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Prescribed fire improves habitat

Benefits result both for plants and animals

Prescribed fire, the intentional and scientific use of fire on the landscape, reduce risk to communities that dot the wildland landscape. But there are other inhabitants the Forest Service considers when preparing for a prescribed fire — the wildlife that calls those very same wildlands home, that rely on forests for food and shelter.

Brandon Dethlefs, a prescribed fire and Fuels specialist on the Shasta-Trinity National Forest, recently walked the fire line on Backbone Ridge, overlooking Shasta Lake near Redding, California. He did not see destruction as the flames crept across the ridge, he saw renewal.

It’s a natural process, he says, one that has been a part of the landscape since the beginning.

“Historically fire burned through this area naturally every five to 10 years for thousands of years. That process kept the fuels pretty tidy,” said Dethlefs, referencing the dead trees, brush, and litter on the forest floor. “Prescribed fire is an important tool for us to restore that balance.”

Fire was not only used by Indigenous peoples but also has occurred naturally since time immemorial. It has been a key factor influencing the evolution of plants and animals.

Wildfire and Wildlife Experts Unite

The prescribed fire that Dethlefs and other firefighters with Shasta-Trinity National Forest implemented in early April focused on a 3,000-acre peninsula on Shasta Lake.

When planning a prescribed fire or any other action that will influence the land, the Forest Service gathers an interdisciplinary team of specialists — silviculturists, hydrologists, engineers, and fishery biologists, among others. They all contribute their expertise in planning a project like the one on Backbone Ridge.

Todd Johnson is one of those experts. He has worked with the Forest Service as a wildlife biologist for 25 years. He said that when it comes to stewarding the land and restoring fire to the landscape, plants, and animals are at the top of the list for consideration.

“I’m talking to the fuels guys all the time. They want to get the work done to reduce fuels across the landscape, but they are also very receptive to how to limit negative effects on plants and wildlife,” said Johnson.

The prescribed fire implemented on Backbone Ridge is a great example of how collaboration works, Johnson pointed out. The area is teeming with wildlife, and each species has its own special relationship to fire, so it’s important for wildlife biologists to consider the benefits and impacts.

Prescribed Fire and Vegetation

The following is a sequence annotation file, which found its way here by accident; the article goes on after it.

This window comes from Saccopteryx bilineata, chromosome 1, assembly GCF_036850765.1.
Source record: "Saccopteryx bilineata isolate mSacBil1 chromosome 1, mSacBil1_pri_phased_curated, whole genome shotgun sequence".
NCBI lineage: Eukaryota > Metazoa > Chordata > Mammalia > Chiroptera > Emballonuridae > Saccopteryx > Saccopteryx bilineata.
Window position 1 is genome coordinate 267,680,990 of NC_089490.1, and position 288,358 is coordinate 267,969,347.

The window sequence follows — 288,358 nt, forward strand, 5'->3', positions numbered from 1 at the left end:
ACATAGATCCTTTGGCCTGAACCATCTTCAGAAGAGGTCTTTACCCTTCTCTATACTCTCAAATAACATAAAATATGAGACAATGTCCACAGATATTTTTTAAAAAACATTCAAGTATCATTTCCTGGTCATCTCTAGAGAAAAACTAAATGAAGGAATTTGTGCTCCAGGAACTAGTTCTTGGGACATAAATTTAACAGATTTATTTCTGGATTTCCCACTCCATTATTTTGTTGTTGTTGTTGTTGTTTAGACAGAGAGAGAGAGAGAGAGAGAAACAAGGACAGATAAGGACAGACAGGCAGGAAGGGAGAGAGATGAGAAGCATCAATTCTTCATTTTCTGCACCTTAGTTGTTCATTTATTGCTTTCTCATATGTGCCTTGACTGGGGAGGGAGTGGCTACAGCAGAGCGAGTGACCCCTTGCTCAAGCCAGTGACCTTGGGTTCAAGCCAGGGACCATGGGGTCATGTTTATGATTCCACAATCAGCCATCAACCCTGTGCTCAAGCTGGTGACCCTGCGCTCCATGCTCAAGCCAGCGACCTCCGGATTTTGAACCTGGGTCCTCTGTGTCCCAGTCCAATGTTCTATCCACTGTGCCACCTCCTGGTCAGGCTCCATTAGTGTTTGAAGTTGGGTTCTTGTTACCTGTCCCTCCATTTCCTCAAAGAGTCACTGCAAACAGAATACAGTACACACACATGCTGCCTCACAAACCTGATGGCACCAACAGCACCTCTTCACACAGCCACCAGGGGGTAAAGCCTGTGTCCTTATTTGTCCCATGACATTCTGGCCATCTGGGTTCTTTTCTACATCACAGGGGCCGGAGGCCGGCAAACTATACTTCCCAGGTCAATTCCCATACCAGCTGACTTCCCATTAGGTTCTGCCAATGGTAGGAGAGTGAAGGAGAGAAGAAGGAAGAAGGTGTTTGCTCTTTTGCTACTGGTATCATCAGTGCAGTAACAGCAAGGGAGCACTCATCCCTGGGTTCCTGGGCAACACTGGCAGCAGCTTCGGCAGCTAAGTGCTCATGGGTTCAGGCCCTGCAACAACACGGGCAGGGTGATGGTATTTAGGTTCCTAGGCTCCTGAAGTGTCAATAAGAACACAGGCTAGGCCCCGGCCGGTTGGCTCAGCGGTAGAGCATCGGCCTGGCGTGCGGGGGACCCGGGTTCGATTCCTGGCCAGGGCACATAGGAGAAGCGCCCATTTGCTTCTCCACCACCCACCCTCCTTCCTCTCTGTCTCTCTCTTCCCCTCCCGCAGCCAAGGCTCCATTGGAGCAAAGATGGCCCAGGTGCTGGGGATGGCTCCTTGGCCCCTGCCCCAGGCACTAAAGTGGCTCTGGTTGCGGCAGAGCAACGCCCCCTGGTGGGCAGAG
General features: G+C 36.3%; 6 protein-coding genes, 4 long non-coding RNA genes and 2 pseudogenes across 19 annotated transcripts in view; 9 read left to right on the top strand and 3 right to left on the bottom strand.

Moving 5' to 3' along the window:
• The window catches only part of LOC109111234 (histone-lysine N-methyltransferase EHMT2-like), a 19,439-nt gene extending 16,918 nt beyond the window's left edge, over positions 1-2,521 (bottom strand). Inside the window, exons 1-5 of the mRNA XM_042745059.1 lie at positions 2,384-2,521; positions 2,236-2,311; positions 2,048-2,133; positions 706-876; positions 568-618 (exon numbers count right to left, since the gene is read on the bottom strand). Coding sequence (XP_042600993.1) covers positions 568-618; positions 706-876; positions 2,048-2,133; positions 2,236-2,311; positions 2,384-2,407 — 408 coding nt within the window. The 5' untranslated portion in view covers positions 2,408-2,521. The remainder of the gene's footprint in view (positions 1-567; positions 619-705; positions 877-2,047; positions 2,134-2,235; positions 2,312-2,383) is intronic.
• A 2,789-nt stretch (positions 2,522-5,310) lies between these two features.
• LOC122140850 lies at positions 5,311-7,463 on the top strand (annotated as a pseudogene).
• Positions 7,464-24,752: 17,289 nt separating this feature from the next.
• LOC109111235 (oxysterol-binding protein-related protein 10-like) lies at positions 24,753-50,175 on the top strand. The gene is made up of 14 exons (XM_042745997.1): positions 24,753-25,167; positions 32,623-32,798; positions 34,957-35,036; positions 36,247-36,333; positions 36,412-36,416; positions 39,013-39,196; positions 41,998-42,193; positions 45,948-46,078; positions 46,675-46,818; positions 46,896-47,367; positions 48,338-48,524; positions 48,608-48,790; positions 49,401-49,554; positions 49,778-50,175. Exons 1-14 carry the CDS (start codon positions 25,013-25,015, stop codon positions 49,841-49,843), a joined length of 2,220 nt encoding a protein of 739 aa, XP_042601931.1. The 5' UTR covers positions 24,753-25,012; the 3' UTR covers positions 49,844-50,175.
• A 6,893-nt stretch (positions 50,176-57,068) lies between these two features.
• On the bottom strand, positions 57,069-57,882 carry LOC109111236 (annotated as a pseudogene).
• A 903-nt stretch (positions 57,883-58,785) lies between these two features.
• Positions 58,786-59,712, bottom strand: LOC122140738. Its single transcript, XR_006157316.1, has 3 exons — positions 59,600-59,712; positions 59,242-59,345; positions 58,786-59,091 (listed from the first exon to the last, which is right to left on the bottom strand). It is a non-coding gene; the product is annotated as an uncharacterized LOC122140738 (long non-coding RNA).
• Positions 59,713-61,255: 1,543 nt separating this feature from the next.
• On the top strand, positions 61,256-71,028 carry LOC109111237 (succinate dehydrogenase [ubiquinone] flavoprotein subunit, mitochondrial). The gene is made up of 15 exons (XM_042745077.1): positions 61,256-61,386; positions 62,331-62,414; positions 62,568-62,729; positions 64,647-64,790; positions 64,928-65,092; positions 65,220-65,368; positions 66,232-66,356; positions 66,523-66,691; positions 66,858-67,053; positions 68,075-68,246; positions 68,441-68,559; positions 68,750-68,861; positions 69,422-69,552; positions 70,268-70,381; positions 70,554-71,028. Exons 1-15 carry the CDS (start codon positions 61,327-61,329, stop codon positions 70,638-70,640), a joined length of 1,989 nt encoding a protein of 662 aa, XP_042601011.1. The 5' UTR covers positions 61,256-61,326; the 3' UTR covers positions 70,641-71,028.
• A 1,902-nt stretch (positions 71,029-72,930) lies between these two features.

When it comes to forest health, thriving wildlife, and thriving vegetation are inextricably linked.

“One example, the black oak, is an abundant source of food for wildlife, especially around Shasta Lake,” said Johnson. “The acorn production feeds a variety of species. Black oak also tends to have good cavities for birds and mammals to establish nests and dens.”

These black oaks need fire to maintain their place on the landscape.

“Black oaks need fire occasionally, to kill off the encroaching conifers. When fire is excluded from a landscape, often Douglas-fir seedlings will grow. And if there’s no disturbance, such as fire, they’ll eventually grow their way up through the oak canopy, overtop the oaks, and then slowly choke out the black oaks, depriving them of sunlight and competing for water,” said Johnson.

The migration and propagation of Douglas-firs around Shasta Lake, due to fire exclusion policies in the early 20th century, can be seen today. “Excluding fire from the landscape allowed these trees to spread out across the landscape,” Johnson said. “But if fire had been coming through on a regular basis, there would be quite a bit less Douglas-fir around Shasta Lake than there is now.”

Eagle Habitat

In his biologist role, Johnson also pays close attention to sensitive species. Shasta Lake is home to more than 30 nesting pairs of bald eagles. “So, when we are planning and coordinating the prescribed burn, we are focused on protecting those areas,” said Johnson.

One consideration — protecting big nesting trees like the ponderosa pine.

“Eagles prefer to nest in large trees like ponderosa pine. So, when we are looking at reducing wildfire risk to bald eagle habitat, we are focused on reducing fuels around these trees,” said Johnson. “We’ve lost a lot of these larger trees to high-severity wildfires in recent years, also drought, insects, and disease. Reducing fuels can mitigate each of those risks.

“We also don’t want to create any disturbances for them during nesting season, when they are incubating eggs and raising young chicks,” added Johnson.

There are a number of other species taken into account when planning such as deer, turkey, quail, songbirds, osprey, Shasta Salamanders, and bats.

Fire — Just Another Day for Forests

“For wildlife, trees and shrubs, it’s business as usual, said Johnson.” “It’s common for people to think that wildfire is bad for wildlife, but wildlife has evolved with fire. They have ways to deal with fire.”

During the Backbone prescribed fire, Johnson saw a gray fox emerge from the brush. “It just came down to the lake’s edge, hung out for a little bit, and then went back up into an unburned pocket on the hillside. It’s not an unnatural thing for them, just another day.”

Explore more! Backbone Prescribed Fire | Flickr Fire teams from the Shasta-Trinity National Forest conducted prescribed burns in Redding, California, on April 15 and 16, 2023. The project’s goals are to reduce dead and downed limbs, commonly referred to as surface fuels. Using prescribed fire to reduce these surface fuels will contribute to reducing fuel loading, aid nutrient recycling, improve wildlife habitat, and support a healthy forest ecosystem.

 

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